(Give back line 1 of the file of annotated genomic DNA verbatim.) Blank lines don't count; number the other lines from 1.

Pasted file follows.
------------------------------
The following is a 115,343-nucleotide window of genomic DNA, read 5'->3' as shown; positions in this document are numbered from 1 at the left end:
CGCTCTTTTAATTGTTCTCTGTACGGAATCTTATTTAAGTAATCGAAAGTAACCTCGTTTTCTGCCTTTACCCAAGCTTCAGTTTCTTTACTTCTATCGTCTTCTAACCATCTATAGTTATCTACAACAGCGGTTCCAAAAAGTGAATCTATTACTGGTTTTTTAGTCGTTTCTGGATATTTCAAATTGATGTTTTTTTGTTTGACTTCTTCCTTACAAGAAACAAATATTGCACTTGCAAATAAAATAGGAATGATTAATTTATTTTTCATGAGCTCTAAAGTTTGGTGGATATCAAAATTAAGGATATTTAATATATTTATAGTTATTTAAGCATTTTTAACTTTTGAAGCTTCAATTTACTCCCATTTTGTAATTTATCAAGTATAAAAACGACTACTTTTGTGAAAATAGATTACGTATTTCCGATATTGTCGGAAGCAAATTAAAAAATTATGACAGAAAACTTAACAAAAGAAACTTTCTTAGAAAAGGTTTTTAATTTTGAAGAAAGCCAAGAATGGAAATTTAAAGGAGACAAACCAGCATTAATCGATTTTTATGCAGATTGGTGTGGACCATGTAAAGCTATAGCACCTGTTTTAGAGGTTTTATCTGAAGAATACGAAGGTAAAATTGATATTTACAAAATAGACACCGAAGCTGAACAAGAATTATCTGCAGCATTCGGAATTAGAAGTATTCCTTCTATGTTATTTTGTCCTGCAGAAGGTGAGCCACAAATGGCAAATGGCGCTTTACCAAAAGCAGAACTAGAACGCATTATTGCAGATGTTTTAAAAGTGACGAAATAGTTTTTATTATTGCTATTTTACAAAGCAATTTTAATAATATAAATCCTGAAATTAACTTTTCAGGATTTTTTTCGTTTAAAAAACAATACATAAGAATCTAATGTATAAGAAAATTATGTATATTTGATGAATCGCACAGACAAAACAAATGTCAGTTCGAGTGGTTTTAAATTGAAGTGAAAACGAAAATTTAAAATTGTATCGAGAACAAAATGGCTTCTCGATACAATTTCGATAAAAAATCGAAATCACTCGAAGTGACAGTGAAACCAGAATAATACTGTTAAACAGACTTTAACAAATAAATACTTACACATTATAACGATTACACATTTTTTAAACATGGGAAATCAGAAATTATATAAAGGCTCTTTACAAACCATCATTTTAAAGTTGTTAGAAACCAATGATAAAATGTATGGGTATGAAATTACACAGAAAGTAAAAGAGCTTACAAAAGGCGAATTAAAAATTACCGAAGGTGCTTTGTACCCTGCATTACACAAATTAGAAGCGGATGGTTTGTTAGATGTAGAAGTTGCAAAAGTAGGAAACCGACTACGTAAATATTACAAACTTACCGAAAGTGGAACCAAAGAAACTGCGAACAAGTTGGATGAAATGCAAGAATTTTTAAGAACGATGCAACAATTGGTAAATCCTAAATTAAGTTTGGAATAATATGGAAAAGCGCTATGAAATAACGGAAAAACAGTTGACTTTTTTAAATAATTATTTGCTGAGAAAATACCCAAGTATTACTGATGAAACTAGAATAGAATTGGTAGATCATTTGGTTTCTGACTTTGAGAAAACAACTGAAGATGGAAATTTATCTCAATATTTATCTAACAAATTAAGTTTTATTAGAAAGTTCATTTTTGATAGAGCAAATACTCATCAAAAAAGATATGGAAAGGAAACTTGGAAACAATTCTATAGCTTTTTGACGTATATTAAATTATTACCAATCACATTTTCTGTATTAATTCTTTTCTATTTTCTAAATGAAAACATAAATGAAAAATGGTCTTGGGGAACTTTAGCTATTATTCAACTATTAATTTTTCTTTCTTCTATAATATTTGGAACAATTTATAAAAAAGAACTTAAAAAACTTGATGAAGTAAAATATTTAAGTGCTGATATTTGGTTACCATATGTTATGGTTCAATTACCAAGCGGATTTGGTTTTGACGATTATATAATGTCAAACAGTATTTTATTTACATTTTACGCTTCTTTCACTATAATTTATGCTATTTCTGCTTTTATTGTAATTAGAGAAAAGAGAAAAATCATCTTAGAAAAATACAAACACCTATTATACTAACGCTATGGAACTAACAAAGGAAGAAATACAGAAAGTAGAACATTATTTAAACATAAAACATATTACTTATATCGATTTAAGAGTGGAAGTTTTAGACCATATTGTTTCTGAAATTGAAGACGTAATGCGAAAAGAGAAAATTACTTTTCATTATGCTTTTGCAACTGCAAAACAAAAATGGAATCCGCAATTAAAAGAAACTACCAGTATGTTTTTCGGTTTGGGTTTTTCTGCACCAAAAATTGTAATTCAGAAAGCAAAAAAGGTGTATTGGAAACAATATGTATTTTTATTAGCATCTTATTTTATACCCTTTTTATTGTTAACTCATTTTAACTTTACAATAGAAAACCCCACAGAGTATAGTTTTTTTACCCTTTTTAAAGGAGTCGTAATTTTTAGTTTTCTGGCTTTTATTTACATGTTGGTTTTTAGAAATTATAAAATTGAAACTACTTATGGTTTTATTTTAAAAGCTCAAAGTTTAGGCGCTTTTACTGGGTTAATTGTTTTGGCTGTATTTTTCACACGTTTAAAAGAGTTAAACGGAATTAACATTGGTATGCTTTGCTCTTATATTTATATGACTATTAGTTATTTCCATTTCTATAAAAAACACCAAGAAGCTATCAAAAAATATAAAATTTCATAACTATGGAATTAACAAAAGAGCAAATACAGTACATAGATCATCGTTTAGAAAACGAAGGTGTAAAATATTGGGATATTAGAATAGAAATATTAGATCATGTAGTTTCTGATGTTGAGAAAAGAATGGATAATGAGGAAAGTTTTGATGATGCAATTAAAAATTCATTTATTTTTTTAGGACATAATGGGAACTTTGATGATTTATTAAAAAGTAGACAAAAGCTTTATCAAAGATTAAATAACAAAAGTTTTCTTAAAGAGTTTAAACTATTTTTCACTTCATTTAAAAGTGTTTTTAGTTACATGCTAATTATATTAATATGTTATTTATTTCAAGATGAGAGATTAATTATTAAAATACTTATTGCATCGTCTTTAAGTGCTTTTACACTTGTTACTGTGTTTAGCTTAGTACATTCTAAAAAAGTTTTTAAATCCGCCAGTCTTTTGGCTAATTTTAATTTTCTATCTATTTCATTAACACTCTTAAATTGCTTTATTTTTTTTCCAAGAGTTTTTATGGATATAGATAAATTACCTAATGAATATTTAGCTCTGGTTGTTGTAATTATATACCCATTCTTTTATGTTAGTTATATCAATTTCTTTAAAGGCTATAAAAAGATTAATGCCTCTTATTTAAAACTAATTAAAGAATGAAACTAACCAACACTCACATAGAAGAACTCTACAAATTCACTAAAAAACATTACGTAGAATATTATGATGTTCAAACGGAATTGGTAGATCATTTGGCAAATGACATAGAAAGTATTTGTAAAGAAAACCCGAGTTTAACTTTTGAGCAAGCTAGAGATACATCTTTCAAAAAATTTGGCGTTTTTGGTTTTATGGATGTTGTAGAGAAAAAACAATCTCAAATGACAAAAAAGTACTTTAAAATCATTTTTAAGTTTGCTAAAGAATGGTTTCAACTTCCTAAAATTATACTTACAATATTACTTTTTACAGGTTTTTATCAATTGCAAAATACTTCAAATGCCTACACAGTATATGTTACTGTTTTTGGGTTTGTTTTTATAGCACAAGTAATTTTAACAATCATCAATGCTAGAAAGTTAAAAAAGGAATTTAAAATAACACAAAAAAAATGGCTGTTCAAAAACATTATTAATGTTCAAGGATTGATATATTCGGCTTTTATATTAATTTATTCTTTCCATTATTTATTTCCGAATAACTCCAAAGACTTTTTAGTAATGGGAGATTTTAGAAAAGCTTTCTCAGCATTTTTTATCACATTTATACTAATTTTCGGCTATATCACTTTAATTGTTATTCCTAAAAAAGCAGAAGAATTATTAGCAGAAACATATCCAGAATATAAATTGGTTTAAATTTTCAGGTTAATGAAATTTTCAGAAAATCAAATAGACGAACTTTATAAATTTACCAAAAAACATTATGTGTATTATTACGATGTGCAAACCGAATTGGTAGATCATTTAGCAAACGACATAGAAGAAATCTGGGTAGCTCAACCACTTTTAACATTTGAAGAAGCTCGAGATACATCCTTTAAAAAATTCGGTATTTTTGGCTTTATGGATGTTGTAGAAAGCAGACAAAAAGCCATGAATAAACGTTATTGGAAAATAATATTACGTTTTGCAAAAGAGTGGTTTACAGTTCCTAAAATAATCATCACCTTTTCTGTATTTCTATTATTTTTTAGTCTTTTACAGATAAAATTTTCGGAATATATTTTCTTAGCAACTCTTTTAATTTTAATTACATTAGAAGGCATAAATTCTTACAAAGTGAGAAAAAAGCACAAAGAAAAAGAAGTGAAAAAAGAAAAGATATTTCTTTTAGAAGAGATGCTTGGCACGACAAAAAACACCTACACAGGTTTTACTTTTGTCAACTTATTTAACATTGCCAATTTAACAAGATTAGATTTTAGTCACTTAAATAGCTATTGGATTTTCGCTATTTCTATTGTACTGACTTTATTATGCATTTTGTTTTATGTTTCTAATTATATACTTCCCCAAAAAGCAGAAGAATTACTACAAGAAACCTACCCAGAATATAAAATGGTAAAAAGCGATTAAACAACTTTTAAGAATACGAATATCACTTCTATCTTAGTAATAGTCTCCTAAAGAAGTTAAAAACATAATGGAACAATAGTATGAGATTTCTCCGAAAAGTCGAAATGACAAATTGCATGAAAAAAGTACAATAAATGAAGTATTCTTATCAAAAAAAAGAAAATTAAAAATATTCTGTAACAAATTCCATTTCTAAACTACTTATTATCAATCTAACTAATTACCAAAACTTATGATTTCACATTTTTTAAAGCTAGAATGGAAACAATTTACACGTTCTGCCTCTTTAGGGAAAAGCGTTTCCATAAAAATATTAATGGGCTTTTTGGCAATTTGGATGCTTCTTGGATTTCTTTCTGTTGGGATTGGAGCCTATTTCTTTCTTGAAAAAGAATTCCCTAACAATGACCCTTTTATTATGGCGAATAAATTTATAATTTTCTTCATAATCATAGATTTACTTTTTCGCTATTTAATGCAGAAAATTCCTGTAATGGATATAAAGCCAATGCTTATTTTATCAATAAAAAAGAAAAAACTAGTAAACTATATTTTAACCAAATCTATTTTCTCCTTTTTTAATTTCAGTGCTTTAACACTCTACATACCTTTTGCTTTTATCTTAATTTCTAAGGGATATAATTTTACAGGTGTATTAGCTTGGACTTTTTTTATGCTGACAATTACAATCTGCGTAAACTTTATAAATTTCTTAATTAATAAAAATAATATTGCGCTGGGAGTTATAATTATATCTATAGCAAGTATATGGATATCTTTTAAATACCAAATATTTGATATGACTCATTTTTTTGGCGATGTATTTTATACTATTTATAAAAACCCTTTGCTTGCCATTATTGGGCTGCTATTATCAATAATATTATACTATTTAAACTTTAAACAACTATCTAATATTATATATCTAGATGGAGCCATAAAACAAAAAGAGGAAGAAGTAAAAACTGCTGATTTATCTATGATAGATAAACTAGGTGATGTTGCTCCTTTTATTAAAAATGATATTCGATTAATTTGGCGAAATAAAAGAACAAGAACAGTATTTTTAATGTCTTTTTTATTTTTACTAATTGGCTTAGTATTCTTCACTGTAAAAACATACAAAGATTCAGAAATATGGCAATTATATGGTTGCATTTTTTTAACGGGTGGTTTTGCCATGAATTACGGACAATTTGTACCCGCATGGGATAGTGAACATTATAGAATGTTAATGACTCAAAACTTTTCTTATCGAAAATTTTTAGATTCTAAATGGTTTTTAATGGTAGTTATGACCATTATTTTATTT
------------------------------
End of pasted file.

The following is a 115,343-nucleotide window of genomic DNA, read 5'->3' as shown; positions in this document are numbered from 1 at the left end: